This protein is a key factor in the response of cells to heat stress, and may be implicated in the transformation of many cell types into malignant cells, especially in breast cancer. Can you guess what it is?
Heat shock protein (HSP)
Heat shock proteins are a class of intracellular proteins that act as chaperones – helping some newly synthesized proteins get out of the Golgi apparatus and easing others into the proteasome, a kind of cellular garbage disposal. When cells are heated, levels of certain HSPs increase and alter the cell’s metabolism. Other types of stress besides heat (such as toxins or hypoxia) can also trigger this increase. Recently, HSP inhibition of apoptosis (programmed cell death) has been implicated in the pathogenesis of some tumors, especially breast cancer. The exact mechanism is unclear, and may actually involve abnormalities in the regulation of “heat shock factor”, which alters transcription of HSPs.
The “light chain” (shown in dark blue) of this membrane protein is one of two markers utilized in the international multiple myeloma staging system. Can you guess what it is?
Beta-2-microglobulin (B2M) is the “light chain” associated with all of the various Class I major histocompatibility complex proteins, which present peptides derived from internal protein degradation to T cells. Although present on all nucleated cells and, therefore, theoretically a tumor marker for all kinds of cell types, elevations of B2M are particularly useful in monitoring multiple myeloma. Along with low albumin, B2M forms an important part of the international staging system for this malignancy.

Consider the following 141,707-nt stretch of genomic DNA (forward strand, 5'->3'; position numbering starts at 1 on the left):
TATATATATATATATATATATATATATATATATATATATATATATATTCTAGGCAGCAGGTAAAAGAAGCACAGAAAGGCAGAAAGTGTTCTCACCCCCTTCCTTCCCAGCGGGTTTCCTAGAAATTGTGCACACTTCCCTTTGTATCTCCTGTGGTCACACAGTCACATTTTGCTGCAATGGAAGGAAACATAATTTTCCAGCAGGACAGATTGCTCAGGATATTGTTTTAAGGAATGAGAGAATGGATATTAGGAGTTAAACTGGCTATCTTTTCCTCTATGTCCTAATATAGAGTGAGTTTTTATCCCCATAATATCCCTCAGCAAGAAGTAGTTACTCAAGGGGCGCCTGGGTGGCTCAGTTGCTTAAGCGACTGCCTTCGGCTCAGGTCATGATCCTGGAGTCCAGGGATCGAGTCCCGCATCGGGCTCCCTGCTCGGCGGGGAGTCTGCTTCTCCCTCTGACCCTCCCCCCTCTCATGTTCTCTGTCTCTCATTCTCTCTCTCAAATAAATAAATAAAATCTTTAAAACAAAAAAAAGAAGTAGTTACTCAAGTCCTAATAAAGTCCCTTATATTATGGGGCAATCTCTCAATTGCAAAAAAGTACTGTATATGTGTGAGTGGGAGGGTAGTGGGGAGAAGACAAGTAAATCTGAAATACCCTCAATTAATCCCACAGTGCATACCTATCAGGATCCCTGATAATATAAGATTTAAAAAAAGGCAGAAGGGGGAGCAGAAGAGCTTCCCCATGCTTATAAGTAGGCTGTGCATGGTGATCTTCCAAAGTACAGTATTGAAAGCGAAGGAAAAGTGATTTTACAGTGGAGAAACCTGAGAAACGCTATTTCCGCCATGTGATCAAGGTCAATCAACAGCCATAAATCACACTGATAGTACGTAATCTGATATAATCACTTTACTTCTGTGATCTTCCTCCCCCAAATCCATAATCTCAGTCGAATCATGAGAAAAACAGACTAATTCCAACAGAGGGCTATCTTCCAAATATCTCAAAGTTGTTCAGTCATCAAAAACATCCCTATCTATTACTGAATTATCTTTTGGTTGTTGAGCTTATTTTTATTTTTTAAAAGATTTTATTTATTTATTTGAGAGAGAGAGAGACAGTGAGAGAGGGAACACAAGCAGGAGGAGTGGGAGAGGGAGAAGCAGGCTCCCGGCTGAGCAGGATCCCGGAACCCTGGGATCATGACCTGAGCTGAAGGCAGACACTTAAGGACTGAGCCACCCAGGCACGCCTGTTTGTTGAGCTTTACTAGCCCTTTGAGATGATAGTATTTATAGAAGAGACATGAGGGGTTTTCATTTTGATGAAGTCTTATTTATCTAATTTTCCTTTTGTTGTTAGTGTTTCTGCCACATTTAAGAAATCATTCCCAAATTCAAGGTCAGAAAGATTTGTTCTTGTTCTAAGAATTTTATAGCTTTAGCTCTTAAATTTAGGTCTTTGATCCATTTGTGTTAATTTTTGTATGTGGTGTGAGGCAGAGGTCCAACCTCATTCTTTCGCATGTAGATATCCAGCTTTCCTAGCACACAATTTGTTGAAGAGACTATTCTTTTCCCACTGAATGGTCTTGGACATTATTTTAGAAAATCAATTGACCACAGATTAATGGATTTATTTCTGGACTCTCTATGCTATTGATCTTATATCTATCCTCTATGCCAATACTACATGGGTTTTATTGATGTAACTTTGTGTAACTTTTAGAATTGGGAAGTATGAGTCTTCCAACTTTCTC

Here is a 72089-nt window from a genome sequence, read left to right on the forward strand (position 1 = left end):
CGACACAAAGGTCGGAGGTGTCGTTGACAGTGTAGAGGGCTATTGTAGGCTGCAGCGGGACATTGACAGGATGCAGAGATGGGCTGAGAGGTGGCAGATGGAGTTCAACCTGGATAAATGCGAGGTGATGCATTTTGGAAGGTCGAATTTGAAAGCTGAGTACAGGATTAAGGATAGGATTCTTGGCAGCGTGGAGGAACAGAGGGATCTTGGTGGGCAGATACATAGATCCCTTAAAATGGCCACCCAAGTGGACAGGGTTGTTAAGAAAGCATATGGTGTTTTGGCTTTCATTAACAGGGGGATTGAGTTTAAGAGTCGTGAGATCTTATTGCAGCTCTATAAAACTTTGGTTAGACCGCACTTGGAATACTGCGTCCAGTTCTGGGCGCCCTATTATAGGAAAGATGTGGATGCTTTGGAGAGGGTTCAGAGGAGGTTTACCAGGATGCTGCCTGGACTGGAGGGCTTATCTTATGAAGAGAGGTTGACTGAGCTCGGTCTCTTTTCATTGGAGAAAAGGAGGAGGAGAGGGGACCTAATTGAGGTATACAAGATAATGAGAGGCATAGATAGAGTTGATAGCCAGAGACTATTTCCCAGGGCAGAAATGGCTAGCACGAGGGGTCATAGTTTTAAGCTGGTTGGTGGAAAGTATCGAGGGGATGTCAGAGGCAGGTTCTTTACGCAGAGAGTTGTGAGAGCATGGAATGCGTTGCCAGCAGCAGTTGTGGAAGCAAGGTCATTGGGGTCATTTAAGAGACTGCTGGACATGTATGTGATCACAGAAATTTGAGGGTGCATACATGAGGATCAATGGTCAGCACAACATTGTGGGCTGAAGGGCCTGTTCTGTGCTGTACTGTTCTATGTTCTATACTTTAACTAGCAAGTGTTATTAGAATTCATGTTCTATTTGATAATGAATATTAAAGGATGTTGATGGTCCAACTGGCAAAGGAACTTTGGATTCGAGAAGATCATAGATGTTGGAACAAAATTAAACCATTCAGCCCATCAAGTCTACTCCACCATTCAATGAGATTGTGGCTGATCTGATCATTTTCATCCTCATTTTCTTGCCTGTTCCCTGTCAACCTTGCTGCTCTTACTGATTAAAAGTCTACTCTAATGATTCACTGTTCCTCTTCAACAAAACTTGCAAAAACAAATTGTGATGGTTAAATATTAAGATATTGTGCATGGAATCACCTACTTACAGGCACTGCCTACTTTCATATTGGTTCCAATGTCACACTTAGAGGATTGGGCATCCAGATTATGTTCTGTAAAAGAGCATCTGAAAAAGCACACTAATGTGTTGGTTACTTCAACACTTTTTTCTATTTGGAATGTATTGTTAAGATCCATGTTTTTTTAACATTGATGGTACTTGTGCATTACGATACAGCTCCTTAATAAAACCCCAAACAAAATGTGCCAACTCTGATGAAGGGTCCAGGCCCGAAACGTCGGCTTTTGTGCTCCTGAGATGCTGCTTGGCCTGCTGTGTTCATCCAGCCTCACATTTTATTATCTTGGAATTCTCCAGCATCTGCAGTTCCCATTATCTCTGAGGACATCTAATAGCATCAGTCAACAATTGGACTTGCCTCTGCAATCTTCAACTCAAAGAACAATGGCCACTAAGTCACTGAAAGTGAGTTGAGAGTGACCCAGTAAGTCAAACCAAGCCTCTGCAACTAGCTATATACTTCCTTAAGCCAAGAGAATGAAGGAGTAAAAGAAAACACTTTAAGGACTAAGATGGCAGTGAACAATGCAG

Not cleaving this molecule as indicated may result in ectopic “ACTH” production which is not well detected by non-competitive (“sandwich”) immunoassay. Can you guess what it is?
This protein, precursor of adrenocorticotropin (ACTH) in the anterior pituitary, requires proper processing to produce ACTH (the orange portion), as well as other hormones such as melanocyte stimulating hormone. Most current commercially available immunoassays for ACTH utilize a non-competitive format (one antibody directed against the amino-terminal portion, with another directed against the carboxy-terminal portion). For some reason, ACTH precursors such as POMC or the smaller precursor pro-ACTH may not react well in such immunoassays, but can be detected using a competitive format (with one antibody and labeled antigen). Since occult tumors producing ectopic ACTH may not normally process the pro-hormone, these may be missed by more modern immunoassay approaches. At the Endocrine Society annual meeting in San Diego last month, an ELISA assay for POMC was described as potentially helpful in confirming the presence of ectopic ACTH production.
A new tumor marker for ovarian cancer, ironically first discovered in the epididymis, includes this motif of four disulfide bonds commonly seen in non-human mammalian milk proteins. Can you guess what it is?
The four-disulfide construct shown is called a WAP domain, named after whey acidic proteins which contain this core element. Other proteins with this domain have been described in humans, including HE4, previously thought to be similar to other WAP-containing proteins which probably function as protease inhibitors in the male reproductive system. A number of studies have indicated that HE4 is over-expressed in ovarian tumors, and a commercially available immunoassay for this marker has been developed. Recent evidence has also indicated HE4 expression in a number of tumor cell lines, including breast, colon and melanoma.
The discoverer of this tumor marker, probably one of the most frequently ordered, recently wondered whether it has done more harm than good. Can you guess what it is?
PSA (Prostate Specific Antigen)